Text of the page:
QUESTION: We have an employee taking military caregiver leave to care for a spouse who is an injured veteran. Do we have to continue the employee’s health insurance during this period of medical leave?
ANSWER: The Family and Medical Leave Act (FMLA) generally requires covered employers to allow an employee who is the spouse, son, daughter, parent, or next of kin of a “covered servicemember” with a serious injury or illness to take up to 26 workweeks of job-protected “military caregiver leave” during a single 12-month period to care for the servicemember. The leave entitlement is applied on a per-servicemember, per-injury basis, so an eligible employee may take more than one period of 26 workweeks of leave if the leave is to care for different covered servicemembers or to care for the same servicemember with a subsequent serious injury or illness. Regardless, no more than 26 workweeks of leave may be taken within any single 12-month period. The covered employer must maintain group health plan benefits for an employee on this type of FMLA leave on the same terms and conditions as if the employee had continued to work. When the employee returns from FMLA leave, the employer must restore the employee’s group health coverage (if the employee allowed it to lapse), as well as other benefits.
A covered servicemember generally is a member of the Armed Forces who is undergoing medical treatment, recuperation, or therapy, is otherwise in outpatient status, or is on the temporary disability retired list for a serious injury or illness. But covered servicemembers can also be covered veterans who are undergoing medical treatment, recuperation, or therapy, for a serious injury or illness, if they were members of the Armed Forces and were discharged or released under conditions other than dishonorable at any time during the five years preceding the date on which the employee takes the military caregiver leave under the FMLA.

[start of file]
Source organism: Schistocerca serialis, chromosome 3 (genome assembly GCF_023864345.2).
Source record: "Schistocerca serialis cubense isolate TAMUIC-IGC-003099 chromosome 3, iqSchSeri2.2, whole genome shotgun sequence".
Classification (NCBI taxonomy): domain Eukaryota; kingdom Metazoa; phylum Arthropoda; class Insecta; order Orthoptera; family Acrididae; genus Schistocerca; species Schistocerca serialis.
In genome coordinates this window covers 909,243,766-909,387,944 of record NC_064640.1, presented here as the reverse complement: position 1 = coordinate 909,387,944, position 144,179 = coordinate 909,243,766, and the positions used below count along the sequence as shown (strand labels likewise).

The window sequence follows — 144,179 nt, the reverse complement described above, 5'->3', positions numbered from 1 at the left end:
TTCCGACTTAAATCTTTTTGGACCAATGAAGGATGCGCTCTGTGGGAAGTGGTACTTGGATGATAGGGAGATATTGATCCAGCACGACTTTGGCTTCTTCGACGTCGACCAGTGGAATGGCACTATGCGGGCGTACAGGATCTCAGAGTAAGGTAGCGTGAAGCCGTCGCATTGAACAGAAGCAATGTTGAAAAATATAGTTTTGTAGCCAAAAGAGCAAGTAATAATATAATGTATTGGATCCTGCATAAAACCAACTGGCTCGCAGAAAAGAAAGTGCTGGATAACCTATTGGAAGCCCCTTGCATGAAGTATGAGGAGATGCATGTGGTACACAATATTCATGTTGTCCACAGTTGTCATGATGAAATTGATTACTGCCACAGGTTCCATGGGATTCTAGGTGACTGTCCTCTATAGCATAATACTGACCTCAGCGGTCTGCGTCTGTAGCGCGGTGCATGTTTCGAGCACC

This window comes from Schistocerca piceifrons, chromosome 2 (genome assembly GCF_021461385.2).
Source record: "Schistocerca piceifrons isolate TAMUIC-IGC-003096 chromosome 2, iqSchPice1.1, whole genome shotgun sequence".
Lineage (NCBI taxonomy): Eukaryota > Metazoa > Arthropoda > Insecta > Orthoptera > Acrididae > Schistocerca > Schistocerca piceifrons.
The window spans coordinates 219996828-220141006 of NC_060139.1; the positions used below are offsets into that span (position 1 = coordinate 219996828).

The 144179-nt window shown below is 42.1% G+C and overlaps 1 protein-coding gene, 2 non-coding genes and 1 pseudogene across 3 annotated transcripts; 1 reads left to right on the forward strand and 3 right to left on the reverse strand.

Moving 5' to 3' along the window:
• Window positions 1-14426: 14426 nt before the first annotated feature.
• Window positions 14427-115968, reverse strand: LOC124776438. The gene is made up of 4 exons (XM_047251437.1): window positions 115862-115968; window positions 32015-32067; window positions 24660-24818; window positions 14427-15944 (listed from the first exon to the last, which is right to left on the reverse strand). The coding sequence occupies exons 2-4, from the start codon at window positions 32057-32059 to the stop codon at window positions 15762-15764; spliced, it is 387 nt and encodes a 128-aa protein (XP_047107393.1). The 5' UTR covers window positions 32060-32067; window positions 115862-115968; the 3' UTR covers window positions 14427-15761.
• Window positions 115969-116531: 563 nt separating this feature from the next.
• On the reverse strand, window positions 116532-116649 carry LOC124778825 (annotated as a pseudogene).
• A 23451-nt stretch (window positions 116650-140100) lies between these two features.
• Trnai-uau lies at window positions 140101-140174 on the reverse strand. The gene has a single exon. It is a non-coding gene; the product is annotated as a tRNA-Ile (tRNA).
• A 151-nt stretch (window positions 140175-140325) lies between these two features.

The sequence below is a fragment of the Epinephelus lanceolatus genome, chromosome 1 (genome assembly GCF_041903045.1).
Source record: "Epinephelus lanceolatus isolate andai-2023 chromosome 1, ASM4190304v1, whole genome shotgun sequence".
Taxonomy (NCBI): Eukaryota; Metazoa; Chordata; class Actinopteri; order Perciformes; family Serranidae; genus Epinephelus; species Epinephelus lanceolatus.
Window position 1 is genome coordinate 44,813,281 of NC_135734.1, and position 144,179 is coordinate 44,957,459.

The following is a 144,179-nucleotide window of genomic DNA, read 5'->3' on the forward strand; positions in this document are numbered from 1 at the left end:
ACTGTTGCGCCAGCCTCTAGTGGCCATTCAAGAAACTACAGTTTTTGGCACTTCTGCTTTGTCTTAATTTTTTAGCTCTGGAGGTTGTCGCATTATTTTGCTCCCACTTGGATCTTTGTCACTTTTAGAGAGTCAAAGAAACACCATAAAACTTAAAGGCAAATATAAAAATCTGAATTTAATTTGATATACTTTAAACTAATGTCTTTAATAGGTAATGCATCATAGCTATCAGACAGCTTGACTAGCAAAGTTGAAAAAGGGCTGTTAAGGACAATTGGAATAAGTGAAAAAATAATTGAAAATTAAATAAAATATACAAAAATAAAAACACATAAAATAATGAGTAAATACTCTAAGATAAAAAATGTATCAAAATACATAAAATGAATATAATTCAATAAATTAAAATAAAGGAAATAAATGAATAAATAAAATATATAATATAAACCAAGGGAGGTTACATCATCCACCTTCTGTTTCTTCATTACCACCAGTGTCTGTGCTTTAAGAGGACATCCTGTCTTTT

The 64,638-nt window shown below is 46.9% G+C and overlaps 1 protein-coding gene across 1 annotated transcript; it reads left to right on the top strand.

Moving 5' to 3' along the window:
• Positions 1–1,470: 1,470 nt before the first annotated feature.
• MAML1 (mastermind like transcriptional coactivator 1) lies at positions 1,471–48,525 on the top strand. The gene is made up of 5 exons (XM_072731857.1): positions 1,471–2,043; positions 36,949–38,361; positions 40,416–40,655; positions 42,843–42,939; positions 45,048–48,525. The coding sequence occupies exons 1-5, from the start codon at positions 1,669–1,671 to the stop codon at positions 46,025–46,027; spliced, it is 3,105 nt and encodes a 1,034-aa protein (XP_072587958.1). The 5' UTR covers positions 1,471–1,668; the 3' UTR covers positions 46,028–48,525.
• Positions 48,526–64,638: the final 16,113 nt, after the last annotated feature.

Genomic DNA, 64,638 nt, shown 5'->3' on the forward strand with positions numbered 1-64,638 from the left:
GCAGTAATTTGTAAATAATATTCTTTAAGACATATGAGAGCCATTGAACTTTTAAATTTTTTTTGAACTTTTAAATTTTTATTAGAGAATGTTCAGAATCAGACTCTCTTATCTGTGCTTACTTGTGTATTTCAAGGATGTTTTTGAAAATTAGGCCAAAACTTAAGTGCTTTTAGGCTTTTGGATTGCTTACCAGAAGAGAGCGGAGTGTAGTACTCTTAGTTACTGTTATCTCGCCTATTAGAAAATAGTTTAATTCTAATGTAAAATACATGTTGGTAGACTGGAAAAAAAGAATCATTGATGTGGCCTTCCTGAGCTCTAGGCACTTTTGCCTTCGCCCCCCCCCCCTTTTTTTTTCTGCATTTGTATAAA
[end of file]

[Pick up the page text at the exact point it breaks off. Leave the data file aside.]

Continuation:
Special FMLA rules apply for caregivers of a covered veteran. For instance, the term “serious injury or illness” in the case of a veteran generally means a qualifying injury or illness that was either incurred in the line of duty on active duty in the Armed Forces, or existed before active duty and was aggravated by service in the line of duty. The injury or illness may have manifested itself before or after the member became a veteran and must be—(1) a continuation of a serious injury or illness that was incurred or aggravated when the covered veteran was a member of the Armed Forces and rendered the servicemember unable to perform his or her duties; (2) a physical or mental condition for which the covered veteran has received a Veterans Affairs Service-Related Disability Rating (VASRD) of 50% or greater; (3) a physical or mental condition that substantially impairs the covered veteran’s ability to secure or follow a substantially gainful occupation; or (4) an injury, including a psychological injury, on the basis of which the covered veteran has been enrolled in the Veterans Affairs Program of Comprehensive Assistance for Family Caregivers.
The rules for military caregiver leave involve multiple layers of complexity under the FMLA. Some exceptions apply, such as the FMLA small employer exception for certain employers with fewer than 50 employees. But other laws, such as the Americans with Disabilities Act, may also apply. You should proceed with caution in handling leave requests of any type.
For more information, see EBIA’s Group Health Plan Mandates manual at Sections XVII.A (“What Is the FMLA and Who Must Comply”) and XVII.C (“Maintenance of Group Health Plan Benefits”). See also EBIA’s Self-Insured Health Plans manual at Section XIV.H.1 (“FMLA: Family and Medical Leave”).
Contributing Editors: EBIA Staff.